About This Blog
What Is This Blog About?
Article 3 Standing is an independent blog that covers data breach litigation in the United States. Most of this blog’s content consists of summaries of recent federal and state court decisions in cases where one or more plaintiffs are seeking damages against a company that has previously disclosed a data breach. Some of the common legal questions addressed in these cases include:
- Does the plaintiff have Article III standing?
- What are the legal obligations of businesses (and government agencies) to safeguard private data?
- Is there a binding agreement requiring arbitration of the plaintiff’s claims outside of court?
- If the parties have agreed to settle, are the terms fair to all of the parties concerned?
This blog does not advocate for any particular outcome in a given lawsuit. Its purposes are purely information and educational. Also note the author is not an attorney, and nothing contained on this blog constitutes legal advice of any kind.
What Does “Article 3 Standing” Mean?
Article III, Section 2, of the U.S. Constitution limits the jurisdiction of federal courts to actual “cases” or “controversies.” The United States Supreme Court interprets that to mean a plaintiff cannot proceed with a lawsuit in federal court without first establishing three things:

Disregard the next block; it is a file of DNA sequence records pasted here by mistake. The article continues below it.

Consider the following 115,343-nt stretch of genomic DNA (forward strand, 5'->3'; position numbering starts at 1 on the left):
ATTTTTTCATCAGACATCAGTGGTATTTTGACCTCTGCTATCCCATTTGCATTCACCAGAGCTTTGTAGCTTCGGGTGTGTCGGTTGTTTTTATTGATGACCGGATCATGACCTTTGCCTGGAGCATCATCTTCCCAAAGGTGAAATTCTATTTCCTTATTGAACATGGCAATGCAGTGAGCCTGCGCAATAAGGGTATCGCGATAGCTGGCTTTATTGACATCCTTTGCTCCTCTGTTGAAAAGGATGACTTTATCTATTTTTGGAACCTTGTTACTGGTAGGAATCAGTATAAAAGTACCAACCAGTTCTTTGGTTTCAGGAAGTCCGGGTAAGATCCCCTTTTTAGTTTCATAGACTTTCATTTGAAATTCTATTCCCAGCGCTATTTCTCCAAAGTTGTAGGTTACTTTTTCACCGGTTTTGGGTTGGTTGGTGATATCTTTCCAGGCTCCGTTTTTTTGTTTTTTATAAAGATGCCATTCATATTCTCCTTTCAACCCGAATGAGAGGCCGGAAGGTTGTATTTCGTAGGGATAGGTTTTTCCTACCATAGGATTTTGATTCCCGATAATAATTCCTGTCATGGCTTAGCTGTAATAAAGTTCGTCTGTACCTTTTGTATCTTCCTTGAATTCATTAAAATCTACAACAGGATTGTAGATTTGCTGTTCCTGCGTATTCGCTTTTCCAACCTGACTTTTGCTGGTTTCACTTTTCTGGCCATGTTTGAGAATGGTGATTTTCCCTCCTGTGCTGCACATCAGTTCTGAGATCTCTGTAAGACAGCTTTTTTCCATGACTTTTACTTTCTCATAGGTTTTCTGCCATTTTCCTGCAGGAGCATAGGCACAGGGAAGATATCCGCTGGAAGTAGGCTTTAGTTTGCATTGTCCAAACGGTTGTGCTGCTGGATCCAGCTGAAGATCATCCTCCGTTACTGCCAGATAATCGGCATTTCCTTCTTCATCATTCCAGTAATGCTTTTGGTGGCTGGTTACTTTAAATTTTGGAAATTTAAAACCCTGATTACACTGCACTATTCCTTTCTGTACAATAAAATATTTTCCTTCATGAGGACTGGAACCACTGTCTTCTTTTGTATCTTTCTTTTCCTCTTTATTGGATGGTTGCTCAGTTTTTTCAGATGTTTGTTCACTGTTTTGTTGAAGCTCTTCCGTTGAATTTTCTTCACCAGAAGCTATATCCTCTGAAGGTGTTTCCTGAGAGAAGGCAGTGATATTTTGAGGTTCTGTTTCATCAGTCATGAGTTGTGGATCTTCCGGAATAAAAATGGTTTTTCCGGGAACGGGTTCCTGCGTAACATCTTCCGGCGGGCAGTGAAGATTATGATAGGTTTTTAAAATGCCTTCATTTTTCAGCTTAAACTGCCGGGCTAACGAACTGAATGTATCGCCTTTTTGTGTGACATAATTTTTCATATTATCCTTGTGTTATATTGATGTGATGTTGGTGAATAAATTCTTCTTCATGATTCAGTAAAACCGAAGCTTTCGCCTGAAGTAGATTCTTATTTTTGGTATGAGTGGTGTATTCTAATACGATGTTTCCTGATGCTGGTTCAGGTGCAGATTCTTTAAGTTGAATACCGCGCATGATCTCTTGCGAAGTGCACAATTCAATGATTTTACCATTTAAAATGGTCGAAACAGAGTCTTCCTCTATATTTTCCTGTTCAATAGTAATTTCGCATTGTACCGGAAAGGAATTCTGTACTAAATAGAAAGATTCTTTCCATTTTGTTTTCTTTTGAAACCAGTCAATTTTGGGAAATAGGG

- The plaintiff suffered “an invasion of a legally protected interest which is (a) concrete and particularized and (b) actual or imminent,” rather than hypothetical.
- The plaintiff must allege a “causal connection” between this actual injury and the defendant’s conduct.
- It is “likely,” rather than merely “speculative,” that a favorable court decision will actually redress the plaintiff’s injury.
With respect to data breach litigation, courts throughout the U.S. are divided on whether the mere unauthorized disclosure of personal information is, by itself, enough to give an affected party Article III standing. This blog aims to explore the ongoing legal debate.